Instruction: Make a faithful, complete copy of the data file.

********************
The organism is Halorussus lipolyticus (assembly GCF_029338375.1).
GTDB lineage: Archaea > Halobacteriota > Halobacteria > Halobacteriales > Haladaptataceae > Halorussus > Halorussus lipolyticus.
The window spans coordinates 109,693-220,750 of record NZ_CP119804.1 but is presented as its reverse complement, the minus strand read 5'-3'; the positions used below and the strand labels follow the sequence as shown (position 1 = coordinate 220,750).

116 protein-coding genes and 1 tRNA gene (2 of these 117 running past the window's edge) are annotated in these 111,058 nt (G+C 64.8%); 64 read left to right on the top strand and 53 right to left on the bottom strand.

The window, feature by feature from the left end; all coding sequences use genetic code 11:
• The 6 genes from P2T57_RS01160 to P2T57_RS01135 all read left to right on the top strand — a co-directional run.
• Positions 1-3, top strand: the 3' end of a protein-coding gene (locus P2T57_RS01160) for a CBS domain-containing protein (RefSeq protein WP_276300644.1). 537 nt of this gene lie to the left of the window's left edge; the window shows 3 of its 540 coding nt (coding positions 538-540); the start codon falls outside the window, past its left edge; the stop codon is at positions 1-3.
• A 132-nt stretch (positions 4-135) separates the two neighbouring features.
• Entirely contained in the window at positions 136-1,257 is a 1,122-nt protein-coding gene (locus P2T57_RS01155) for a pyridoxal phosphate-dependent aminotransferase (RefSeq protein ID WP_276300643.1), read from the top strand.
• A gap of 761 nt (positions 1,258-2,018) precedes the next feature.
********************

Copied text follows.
The organism is Halorussus lipolyticus (assembly GCF_029338375.1).
GTDB lineage: Archaea > Halobacteriota > Halobacteria > Halobacteriales > Haladaptataceae > Halorussus > Halorussus lipolyticus.
The window spans coordinates 109,693-220,750 of record NZ_CP119804.1 but is presented as its reverse complement, the minus strand read 5'-3'; the positions used below and the strand labels follow the sequence as shown (position 1 = coordinate 220,750).

116 protein-coding genes and 1 tRNA gene (2 of these 117 running past the window's edge) are annotated in these 111,058 nt (G+C 64.8%); 64 read left to right on the top strand and 53 right to left on the bottom strand.

The window, feature by feature from the left end; all coding sequences use genetic code 11:
• The 6 genes from P2T57_RS01160 to P2T57_RS01135 all read left to right on the top strand — a co-directional run.
• Positions 1-3, top strand: the 3' end of a protein-coding gene (locus P2T57_RS01160) for a CBS domain-containing protein (RefSeq protein WP_276300644.1). 537 nt of this gene lie to the left of the window's left edge; the window shows 3 of its 540 coding nt (coding positions 538-540); the start codon falls outside the window, past its left edge; the stop codon is at positions 1-3.
• A 132-nt stretch (positions 4-135) separates the two neighbouring features.
• Entirely contained in the window at positions 136-1,257 is a 1,122-nt protein-coding gene (locus P2T57_RS01155) for a pyridoxal phosphate-dependent aminotransferase (RefSeq protein ID WP_276300643.1), read from the top strand.
• A gap of 761 nt (positions 1,258-2,018) precedes the next feature.